|Publisher||Society of Petroleum Engineers||Language||English|
|Content Type||Conference Paper|
|Title||Microbial EOR: Critical Aspects Learned From the Lab|
Scott C. Jackson, SPE, DuPont; Albert Alsop, SPE, DuPont; Eric Choban, DuPont; Ben D’Achille, DuPont; Robert Fallon, DuPont; John Fisher, SPE, DuPont Canada; Ed Hendrickson, DuPont; Linda Hnatow, Formally DuPont; Sharon Keeler, DuPont; Abigail Luckring, DuPont; Rick Nopper, DuPont; Joseph Norvell, DuPont; Michael Perry, DuPont; Bethany Rees, DuPont; David Suchanec, DuPont; Sheryl M. Wolstenholme, DuPont; Dave Thrasher, SPE, BP; Gordon Pospisil, SPE, BP
SPE Improved Oil Recovery Symposium, 24-28 April 2010, Tulsa, Oklahoma, USA
2010. Society of Petroleum Engineers
|6.4 Primary and Enhanced Recovery Processes
6.4.8 Microbial Methods
DuPont and BP have been working together to develop Microbial EOR targeted at viscous oil in the Schrader Bluff formation on the North Slope of Alaska. The goal of this program was a 5% increase in the recovery factor. Mechanisms to be assessed in the original agreement included
1. Viscosity reduction of the oil by transformation or degradation of heavy components in the oil – thus improving the oil - water mobility ratio.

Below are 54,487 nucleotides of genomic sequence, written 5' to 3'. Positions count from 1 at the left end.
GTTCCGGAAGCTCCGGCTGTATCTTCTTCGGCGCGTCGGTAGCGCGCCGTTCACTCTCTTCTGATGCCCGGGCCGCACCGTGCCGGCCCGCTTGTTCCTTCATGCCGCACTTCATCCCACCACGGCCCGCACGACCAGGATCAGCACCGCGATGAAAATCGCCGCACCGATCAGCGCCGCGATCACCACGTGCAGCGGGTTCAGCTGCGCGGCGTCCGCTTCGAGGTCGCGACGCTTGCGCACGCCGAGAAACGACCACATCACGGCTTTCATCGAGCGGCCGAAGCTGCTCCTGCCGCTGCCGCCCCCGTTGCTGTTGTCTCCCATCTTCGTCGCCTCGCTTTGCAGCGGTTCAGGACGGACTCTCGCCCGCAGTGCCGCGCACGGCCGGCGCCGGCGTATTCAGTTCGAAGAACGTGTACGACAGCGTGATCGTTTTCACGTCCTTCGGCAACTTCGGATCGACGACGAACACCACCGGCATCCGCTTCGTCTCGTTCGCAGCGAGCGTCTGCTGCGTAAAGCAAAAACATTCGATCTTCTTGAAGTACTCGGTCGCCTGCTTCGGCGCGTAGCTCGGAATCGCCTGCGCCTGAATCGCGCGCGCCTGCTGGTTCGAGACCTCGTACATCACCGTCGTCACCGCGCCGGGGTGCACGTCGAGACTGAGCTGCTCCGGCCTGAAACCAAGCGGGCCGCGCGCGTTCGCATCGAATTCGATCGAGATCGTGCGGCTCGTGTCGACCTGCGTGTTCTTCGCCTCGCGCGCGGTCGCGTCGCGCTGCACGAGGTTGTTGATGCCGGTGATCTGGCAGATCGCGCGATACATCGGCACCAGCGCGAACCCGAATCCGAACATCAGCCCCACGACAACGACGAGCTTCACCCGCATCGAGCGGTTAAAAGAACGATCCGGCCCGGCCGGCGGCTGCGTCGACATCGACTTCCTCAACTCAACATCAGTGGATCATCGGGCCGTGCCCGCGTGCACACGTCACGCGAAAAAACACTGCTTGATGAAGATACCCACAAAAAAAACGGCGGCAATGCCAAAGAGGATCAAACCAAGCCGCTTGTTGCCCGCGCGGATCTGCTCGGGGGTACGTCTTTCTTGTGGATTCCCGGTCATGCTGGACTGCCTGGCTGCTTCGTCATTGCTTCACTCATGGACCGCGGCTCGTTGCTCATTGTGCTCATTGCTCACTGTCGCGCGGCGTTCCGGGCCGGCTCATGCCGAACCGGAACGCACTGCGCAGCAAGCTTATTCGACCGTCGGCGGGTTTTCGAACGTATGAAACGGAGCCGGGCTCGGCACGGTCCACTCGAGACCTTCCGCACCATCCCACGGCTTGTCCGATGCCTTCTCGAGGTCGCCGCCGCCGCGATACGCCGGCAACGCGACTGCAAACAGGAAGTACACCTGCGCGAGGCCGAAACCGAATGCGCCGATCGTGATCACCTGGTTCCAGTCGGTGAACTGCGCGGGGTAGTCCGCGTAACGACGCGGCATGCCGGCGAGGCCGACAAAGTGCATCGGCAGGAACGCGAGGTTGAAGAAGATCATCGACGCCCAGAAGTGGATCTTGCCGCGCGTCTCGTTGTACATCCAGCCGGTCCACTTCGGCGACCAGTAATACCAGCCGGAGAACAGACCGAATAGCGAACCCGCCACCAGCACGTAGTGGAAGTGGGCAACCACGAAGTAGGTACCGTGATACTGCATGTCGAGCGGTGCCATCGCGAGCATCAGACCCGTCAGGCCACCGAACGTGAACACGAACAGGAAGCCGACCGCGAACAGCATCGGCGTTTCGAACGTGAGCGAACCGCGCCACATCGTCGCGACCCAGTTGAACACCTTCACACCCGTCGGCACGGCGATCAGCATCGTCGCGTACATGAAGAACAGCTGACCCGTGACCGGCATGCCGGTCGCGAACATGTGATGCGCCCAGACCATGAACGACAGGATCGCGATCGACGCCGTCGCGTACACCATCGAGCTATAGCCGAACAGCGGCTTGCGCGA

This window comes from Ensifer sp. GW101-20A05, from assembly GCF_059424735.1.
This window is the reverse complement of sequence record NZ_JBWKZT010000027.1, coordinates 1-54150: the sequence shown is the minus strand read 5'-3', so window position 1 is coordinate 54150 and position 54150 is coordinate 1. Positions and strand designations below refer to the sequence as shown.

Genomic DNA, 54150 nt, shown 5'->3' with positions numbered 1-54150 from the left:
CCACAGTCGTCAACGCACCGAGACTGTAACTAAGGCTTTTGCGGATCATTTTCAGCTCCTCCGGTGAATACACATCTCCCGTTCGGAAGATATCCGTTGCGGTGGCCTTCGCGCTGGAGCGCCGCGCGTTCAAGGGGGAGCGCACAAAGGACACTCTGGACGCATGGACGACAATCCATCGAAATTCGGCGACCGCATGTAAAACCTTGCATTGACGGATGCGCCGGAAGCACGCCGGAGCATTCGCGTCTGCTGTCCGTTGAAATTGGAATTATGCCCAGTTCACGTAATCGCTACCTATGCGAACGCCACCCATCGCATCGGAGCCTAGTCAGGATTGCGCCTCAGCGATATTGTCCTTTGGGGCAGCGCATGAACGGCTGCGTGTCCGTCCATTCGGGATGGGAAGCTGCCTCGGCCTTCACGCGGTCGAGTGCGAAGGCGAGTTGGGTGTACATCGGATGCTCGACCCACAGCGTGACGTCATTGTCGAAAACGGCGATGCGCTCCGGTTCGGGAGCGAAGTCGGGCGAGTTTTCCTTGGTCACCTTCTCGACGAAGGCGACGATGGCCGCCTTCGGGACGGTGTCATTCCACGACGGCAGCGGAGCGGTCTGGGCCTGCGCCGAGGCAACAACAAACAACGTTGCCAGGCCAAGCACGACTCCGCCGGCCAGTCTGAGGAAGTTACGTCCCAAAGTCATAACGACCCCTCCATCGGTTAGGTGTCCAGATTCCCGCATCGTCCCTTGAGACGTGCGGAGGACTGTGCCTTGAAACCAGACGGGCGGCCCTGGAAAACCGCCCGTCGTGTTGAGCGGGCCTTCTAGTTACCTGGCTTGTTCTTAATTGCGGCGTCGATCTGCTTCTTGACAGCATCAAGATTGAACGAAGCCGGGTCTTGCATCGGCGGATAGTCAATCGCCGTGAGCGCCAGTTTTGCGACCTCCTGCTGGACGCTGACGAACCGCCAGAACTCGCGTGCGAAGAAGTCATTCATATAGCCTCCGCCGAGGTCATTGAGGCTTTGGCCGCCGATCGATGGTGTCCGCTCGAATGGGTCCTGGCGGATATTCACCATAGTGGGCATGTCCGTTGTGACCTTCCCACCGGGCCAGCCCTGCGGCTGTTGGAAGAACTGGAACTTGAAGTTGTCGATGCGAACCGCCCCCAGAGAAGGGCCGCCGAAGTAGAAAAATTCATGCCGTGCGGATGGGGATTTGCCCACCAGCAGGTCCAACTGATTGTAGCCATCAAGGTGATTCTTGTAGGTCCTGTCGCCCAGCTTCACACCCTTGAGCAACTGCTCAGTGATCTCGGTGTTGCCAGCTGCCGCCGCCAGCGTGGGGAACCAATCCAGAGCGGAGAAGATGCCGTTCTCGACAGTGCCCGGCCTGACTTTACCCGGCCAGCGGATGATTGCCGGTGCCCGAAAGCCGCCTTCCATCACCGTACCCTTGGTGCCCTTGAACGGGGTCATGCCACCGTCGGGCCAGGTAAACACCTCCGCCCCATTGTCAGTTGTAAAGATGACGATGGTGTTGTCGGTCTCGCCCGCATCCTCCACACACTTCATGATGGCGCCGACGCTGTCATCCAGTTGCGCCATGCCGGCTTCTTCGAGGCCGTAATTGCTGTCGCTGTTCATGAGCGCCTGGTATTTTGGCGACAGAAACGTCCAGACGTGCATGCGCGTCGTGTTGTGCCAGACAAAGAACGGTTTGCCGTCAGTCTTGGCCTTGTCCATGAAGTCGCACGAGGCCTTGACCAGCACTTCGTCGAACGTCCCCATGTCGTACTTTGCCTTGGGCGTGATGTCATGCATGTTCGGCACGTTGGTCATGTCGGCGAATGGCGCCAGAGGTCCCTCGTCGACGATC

2. Drastic reduction (to ~<0.01 dynes/cm) in the interfacial tension between water and the oil
After extensive fundamental research we have learned many critical aspects of microbial EOR that made the application of these two mechanisms to the Schrader Bluff formation impractical. Instead, we have demonstrated two site appropriate mechanisms that achieved, in the lab, the targeted increase in the recovery factor.
1. Improved flow conformance and increased sweep efficiency by preferential plugging of high permeable zones thereby forcing water to produce oil from previously unswept parts of the reservoir.
2. Reduced oil / rock surface tension and a subsequent reduction in the oil “wetting” the rock. This results in changes in the relative permeability of the oil and the water and ultimately lower residual oil saturation.
This paper describes the key laboratory tests used to evaluate these four mechanisms. The cornerstones of our work have been the detailed characterization of the waters, the oil, the formation matrix and the microbial community. In addition we describe our search for useful microbes isolated from a variety of environmental samples collected from the Milne Point Unit (MPU) of the Alaskan North Slope. These samples were taken over several years and included injection, production and power fluid waters. These samples were used to understand the temporal changes in the microbial populations and to provide inoculum for our enrichment cultures.
Our ongoing research has provided many insights into the appropriate application of microbial EOR. The unique aspects of each production area, the nature of the oil, the water, the formation matrix, and the background microbial population and their complex interactions must all be assessed when considering the potential application of microbial EOR. The amount of work discribed below for assessing potential MEOR mechanisms is extensive. However, this process has been streamlined and we have been able to assess new target reservoirs for potential MEOR treatments in about 6 months.
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